Preventing Suicide at the Individual and Community Levels

Suicide is a complex public health issue. However, much can be done at the individual and community levels to prevent suicide.

It’s essential to recognize the warning signs and get help for people at risk. Anyone can offer support and help, especially gatekeepers such as friends, family members, teachers, military commanders or other authority figures.

Talking About It

Suicide is preventable, and talking about it can help. The first step is knowing the warning signs and talking to your friends. The next step is telling an adult-a parent, school counselor, teacher, coach or pastor. Do not make deals with your friend about keeping their suicidal thoughts and plans a secret-you must tell to save them!

Asking someone if they are thinking of suicide does not increase the chance that they will attempt it or “put the idea in their head.” Most people who are thinking about suicide are relieved when someone reaches out to them and wants to talk.

Often, there are many warning signs before a person makes an attempt. They may start skipping classes, getting poor grades or doing poorly in sports. They may begin acting out or be more irritable or angry. They may become preoccupied with death or suicide or be withdrawn and isolated. Many people who try to kill themselves do not have a known mental health condition, but they may be dealing with a life crisis such as a break-up or family conflict, substance use problems or a financial problem.

Getting Help

Suicide can be prevented, but it takes a concerted effort at the individual, family, community and national levels. Educating and training people in the warning signs of suicide can help prevent it. Identifying individuals at risk and connecting them to care is essential.

Look for dramatic changes in a person’s behavior. These can include withdrawing from friends, skipping school or classes, changing eating habits such as binge or restricting food, sleeping more or less than usual, disinterest in grooming or appearance, a change in mood from extreme sadness to calm and even happiness and increasing access to guns or other lethal objects.

It is okay to ask a person if they are thinking about suicide, especially if the behavior is new or has increased recently. Asking may reduce feelings of guilt or shame. Providing immediate care is critical, including removing access to highly lethal objects and getting them into treatment. Psychotherapy, such as cognitive behavioral therapy or dialectical behavior therapy can help a person improve mental wellness and resiliency.

Keeping a Safe Space

Suicide is preventable and it is important that we work together to create safe spaces where suicide can not happen. This involves teaching coping and problem-solving skills to people who are struggling, expanding options for temporary assistance and connecting people at risk to effective mental health care. It also means preventing access to lethal items, such as firearms and medications, by promoting safe storage practices and removing them from the home or community when possible.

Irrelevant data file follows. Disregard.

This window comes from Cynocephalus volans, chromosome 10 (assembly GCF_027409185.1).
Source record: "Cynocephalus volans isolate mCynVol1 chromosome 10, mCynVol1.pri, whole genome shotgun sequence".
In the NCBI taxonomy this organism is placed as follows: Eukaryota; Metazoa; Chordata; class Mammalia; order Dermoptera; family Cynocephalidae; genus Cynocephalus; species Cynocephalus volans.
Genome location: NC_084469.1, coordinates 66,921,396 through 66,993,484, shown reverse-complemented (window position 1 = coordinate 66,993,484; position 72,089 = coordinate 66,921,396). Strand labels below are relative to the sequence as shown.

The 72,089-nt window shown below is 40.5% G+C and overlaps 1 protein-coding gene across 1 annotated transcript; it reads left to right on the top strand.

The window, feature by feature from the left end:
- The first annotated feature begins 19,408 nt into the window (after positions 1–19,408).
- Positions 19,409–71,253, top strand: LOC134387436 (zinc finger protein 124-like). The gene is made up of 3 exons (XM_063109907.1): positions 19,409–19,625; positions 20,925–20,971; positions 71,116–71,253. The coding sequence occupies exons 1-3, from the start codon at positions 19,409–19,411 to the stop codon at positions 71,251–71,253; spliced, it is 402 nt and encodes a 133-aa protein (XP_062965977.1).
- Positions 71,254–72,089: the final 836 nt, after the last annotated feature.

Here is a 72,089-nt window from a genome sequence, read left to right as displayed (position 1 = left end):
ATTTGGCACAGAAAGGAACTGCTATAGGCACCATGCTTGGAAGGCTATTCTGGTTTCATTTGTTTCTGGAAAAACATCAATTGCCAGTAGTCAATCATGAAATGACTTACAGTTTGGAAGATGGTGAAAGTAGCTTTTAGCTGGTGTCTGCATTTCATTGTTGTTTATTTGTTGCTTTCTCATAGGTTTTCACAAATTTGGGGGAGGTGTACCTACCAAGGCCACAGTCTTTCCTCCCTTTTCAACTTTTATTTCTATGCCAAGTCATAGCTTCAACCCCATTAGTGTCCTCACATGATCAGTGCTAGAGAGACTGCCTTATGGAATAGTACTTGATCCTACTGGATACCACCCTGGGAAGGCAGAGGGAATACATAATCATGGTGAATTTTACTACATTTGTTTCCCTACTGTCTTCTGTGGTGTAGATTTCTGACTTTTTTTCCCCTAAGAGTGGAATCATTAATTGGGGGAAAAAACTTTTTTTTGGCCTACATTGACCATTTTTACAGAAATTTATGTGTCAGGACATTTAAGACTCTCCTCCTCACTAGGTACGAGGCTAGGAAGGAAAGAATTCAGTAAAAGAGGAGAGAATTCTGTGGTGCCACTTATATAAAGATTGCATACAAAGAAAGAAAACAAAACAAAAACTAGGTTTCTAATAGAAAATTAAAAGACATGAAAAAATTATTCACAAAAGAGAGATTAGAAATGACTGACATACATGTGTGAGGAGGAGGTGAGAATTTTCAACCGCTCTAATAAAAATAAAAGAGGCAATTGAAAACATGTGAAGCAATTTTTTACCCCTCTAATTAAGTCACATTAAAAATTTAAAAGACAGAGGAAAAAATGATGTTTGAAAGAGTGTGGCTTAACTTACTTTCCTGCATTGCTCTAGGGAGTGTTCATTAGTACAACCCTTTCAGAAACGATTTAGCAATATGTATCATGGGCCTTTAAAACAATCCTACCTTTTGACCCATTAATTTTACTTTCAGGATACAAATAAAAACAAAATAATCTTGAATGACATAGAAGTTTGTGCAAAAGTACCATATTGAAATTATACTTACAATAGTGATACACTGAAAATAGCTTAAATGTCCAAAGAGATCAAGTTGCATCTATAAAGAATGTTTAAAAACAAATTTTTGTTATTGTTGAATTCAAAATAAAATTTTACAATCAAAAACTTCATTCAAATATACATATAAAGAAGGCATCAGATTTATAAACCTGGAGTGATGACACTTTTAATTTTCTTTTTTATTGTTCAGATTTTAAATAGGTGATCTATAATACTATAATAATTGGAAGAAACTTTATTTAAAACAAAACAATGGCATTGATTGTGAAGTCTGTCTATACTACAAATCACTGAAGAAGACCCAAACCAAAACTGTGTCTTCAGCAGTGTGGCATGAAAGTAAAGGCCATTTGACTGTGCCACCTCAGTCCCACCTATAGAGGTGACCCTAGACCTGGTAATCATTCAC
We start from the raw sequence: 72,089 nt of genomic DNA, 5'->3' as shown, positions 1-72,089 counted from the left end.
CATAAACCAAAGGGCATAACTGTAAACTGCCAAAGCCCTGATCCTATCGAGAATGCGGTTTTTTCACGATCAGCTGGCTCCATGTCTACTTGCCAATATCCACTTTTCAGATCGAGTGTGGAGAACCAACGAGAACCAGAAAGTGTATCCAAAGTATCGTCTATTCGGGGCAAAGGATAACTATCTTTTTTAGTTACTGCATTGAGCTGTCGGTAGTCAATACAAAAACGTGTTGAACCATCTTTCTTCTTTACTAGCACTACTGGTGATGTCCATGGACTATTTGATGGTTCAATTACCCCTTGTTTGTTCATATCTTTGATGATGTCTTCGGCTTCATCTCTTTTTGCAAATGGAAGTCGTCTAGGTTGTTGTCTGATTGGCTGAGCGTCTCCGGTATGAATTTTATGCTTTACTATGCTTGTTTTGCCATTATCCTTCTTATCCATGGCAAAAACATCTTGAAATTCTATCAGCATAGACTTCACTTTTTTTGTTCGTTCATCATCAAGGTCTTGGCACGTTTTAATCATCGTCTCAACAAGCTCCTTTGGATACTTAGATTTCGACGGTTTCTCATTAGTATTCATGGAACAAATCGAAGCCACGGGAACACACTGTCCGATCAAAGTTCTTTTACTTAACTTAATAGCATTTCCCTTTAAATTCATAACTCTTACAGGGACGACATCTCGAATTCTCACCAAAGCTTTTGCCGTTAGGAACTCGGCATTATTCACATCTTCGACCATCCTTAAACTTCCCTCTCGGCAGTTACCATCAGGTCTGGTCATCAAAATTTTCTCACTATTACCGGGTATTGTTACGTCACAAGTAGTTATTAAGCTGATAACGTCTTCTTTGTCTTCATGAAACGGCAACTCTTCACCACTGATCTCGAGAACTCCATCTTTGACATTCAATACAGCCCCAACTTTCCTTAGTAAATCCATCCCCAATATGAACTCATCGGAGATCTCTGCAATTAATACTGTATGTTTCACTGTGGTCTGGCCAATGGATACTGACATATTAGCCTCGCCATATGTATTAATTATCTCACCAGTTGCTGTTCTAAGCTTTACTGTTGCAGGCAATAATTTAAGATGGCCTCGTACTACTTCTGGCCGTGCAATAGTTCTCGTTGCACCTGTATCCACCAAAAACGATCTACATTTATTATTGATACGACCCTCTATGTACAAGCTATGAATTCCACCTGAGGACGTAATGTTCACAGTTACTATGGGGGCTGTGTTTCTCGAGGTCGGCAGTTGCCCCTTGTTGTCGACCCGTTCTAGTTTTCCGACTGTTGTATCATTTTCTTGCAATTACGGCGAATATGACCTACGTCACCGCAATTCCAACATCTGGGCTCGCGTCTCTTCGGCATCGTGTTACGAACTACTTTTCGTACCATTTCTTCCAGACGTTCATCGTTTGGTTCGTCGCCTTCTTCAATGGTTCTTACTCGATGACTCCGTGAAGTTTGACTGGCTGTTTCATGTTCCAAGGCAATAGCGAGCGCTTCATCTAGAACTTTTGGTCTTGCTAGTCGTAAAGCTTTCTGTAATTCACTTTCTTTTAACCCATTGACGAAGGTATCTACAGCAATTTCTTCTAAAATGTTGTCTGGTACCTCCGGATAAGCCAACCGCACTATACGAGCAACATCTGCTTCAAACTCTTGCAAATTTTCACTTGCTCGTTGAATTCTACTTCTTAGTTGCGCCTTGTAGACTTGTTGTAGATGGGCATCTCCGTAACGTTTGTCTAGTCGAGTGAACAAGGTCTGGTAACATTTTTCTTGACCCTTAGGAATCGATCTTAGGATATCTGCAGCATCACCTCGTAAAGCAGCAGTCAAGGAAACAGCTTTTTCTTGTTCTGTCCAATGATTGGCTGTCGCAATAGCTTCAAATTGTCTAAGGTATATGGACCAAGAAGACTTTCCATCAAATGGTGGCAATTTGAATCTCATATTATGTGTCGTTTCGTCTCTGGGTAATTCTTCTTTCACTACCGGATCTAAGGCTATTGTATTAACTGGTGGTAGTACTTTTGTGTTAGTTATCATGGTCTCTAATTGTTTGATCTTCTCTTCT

It is vital that we ask those who are having thoughts of suicide if they have a plan and that we keep them safe. While it may not be easy, research shows that asking does not increase suicides or suicidal thoughts.

It is also important to know how to get help for someone who is having suicidal thoughts or feelings, including saving the National Suicide Prevention Lifeline number in your phone so you can easily call if needed. Lastly, it is important to treat suicidal thoughts and behaviors directly using evidence-based treatments such as Cognitive Therapy for Suicide Prevention and Dialectical Behavior Therapy.

Supporting Others

When someone has expressed suicidal thoughts and/or behavior, it’s important to take them seriously. Do not play it down or worry that you will strain your relationship with them — if they are at risk, their safety is the most important thing.

Talk with them about how they are feeling and encourage them to get help, if possible. Mental health treatment, like psychotherapy, can teach a person with suicide thoughts how to recognize and respond to their feelings and improve coping skills.

Reducing a person’s access to lethal means can decrease their suicidal ideation and suicide rates, according to the CDC. This may include removing firearms from their environment or providing information about safer ways to die. It can also involve fostering peer norms that support help-seeking and connecting them with care. The CDC’s Toolkit for Community-Based Suicide Prevention includes strategies for reducing barriers to care, such as gatekeeper training and suicide screening programs. Other strategies involve teaching coping skills, increasing access to safe spaces and supporting individuals after discharge from acute care.